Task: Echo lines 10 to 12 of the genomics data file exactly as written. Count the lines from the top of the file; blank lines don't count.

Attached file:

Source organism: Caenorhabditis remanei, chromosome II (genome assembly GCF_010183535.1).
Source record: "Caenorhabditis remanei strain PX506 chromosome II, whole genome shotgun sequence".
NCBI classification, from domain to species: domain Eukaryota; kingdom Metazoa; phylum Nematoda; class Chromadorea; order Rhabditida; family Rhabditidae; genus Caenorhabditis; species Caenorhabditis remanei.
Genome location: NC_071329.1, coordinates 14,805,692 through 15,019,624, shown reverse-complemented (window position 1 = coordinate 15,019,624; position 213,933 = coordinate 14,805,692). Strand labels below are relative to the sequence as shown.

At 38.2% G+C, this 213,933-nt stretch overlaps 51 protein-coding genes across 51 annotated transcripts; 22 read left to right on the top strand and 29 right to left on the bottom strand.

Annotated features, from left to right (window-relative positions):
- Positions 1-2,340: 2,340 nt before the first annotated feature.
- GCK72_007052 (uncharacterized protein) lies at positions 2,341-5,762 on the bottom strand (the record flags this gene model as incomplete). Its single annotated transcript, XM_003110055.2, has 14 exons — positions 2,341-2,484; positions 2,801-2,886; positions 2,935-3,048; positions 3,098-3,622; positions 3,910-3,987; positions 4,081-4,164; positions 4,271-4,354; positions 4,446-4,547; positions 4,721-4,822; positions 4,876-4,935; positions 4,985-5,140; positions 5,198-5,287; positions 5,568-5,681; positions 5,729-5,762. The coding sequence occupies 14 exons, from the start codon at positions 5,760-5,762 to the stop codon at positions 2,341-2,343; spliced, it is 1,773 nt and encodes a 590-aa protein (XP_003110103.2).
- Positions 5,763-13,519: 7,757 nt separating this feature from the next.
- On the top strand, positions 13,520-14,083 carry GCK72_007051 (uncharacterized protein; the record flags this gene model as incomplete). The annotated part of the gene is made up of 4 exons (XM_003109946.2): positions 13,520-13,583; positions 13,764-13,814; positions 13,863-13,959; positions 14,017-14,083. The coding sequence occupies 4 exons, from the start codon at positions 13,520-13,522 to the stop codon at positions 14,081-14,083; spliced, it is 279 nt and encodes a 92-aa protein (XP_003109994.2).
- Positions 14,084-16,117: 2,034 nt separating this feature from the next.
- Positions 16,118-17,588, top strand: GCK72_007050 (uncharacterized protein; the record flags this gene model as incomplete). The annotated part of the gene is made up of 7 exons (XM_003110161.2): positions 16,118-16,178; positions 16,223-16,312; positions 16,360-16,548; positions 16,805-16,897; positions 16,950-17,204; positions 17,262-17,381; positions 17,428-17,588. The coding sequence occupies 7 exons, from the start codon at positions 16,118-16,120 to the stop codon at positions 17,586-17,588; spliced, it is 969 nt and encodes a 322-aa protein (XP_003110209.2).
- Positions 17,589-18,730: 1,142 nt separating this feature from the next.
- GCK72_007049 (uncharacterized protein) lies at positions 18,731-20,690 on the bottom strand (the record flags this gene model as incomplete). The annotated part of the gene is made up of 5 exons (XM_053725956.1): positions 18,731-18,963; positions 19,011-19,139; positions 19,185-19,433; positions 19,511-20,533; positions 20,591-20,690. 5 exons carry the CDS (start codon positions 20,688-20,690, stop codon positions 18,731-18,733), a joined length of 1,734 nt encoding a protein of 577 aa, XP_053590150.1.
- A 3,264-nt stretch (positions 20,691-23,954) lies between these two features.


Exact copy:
- On the top strand, positions 13,520-14,083 carry GCK72_007051 (uncharacterized protein; the record flags this gene model as incomplete). The annotated part of the gene is made up of 4 exons (XM_003109946.2): positions 13,520-13,583; positions 13,764-13,814; positions 13,863-13,959; positions 14,017-14,083. The coding sequence occupies 4 exons, from the start codon at positions 13,520-13,522 to the stop codon at positions 14,081-14,083; spliced, it is 279 nt and encodes a 92-aa protein (XP_003109994.2).
- Positions 14,084-16,117: 2,034 nt separating this feature from the next.
- Positions 16,118-17,588, top strand: GCK72_007050 (uncharacterized protein; the record flags this gene model as incomplete). The annotated part of the gene is made up of 7 exons (XM_003110161.2): positions 16,118-16,178; positions 16,223-16,312; positions 16,360-16,548; positions 16,805-16,897; positions 16,950-17,204; positions 17,262-17,381; positions 17,428-17,588. The coding sequence occupies 7 exons, from the start codon at positions 16,118-16,120 to the stop codon at positions 17,586-17,588; spliced, it is 969 nt and encodes a 322-aa protein (XP_003110209.2).